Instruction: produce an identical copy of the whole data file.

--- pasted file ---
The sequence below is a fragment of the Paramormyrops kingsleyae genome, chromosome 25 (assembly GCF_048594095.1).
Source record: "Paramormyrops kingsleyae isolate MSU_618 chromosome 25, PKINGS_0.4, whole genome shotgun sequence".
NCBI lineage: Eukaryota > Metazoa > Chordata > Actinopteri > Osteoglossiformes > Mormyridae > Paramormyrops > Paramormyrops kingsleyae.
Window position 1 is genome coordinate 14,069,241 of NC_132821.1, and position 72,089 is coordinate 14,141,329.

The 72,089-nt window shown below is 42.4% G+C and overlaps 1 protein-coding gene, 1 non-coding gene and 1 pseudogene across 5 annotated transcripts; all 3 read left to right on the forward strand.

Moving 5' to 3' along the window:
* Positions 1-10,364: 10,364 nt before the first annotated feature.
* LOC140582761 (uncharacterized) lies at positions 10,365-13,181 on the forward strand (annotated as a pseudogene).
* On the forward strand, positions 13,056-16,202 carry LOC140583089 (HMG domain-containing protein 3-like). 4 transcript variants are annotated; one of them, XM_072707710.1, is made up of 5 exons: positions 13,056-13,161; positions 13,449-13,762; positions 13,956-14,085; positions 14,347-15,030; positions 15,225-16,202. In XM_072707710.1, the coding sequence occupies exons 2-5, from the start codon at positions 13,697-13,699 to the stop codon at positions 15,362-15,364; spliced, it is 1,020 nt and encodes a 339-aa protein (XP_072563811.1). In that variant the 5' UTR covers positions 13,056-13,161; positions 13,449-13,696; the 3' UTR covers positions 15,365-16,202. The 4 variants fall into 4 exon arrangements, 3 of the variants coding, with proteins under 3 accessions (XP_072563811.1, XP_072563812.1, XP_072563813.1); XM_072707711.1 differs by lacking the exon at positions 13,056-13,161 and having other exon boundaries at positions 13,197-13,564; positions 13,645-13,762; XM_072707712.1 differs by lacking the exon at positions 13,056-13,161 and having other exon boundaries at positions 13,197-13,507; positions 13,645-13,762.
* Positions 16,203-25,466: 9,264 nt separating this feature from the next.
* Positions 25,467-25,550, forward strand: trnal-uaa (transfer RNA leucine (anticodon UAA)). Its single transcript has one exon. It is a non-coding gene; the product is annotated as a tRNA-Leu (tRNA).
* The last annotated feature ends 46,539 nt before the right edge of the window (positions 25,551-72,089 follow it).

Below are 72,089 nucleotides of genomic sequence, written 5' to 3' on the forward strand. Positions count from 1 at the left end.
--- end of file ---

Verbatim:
The sequence below is a fragment of the Paramormyrops kingsleyae genome, chromosome 25 (assembly GCF_048594095.1).
Source record: "Paramormyrops kingsleyae isolate MSU_618 chromosome 25, PKINGS_0.4, whole genome shotgun sequence".
NCBI lineage: Eukaryota > Metazoa > Chordata > Actinopteri > Osteoglossiformes > Mormyridae > Paramormyrops > Paramormyrops kingsleyae.
Window position 1 is genome coordinate 14,069,241 of NC_132821.1, and position 72,089 is coordinate 14,141,329.

The 72,089-nt window shown below is 42.4% G+C and overlaps 1 protein-coding gene, 1 non-coding gene and 1 pseudogene across 5 annotated transcripts; all 3 read left to right on the forward strand.

Moving 5' to 3' along the window:
* Positions 1-10,364: 10,364 nt before the first annotated feature.
* LOC140582761 (uncharacterized) lies at positions 10,365-13,181 on the forward strand (annotated as a pseudogene).
* On the forward strand, positions 13,056-16,202 carry LOC140583089 (HMG domain-containing protein 3-like). 4 transcript variants are annotated; one of them, XM_072707710.1, is made up of 5 exons: positions 13,056-13,161; positions 13,449-13,762; positions 13,956-14,085; positions 14,347-15,030; positions 15,225-16,202. In XM_072707710.1, the coding sequence occupies exons 2-5, from the start codon at positions 13,697-13,699 to the stop codon at positions 15,362-15,364; spliced, it is 1,020 nt and encodes a 339-aa protein (XP_072563811.1). In that variant the 5' UTR covers positions 13,056-13,161; positions 13,449-13,696; the 3' UTR covers positions 15,365-16,202. The 4 variants fall into 4 exon arrangements, 3 of the variants coding, with proteins under 3 accessions (XP_072563811.1, XP_072563812.1, XP_072563813.1); XM_072707711.1 differs by lacking the exon at positions 13,056-13,161 and having other exon boundaries at positions 13,197-13,564; positions 13,645-13,762; XM_072707712.1 differs by lacking the exon at positions 13,056-13,161 and having other exon boundaries at positions 13,197-13,507; positions 13,645-13,762.
* Positions 16,203-25,466: 9,264 nt separating this feature from the next.
* Positions 25,467-25,550, forward strand: trnal-uaa (transfer RNA leucine (anticodon UAA)). Its single transcript has one exon. It is a non-coding gene; the product is annotated as a tRNA-Leu (tRNA).
* The last annotated feature ends 46,539 nt before the right edge of the window (positions 25,551-72,089 follow it).

Below are 72,089 nucleotides of genomic sequence, written 5' to 3' on the forward strand. Positions count from 1 at the left end.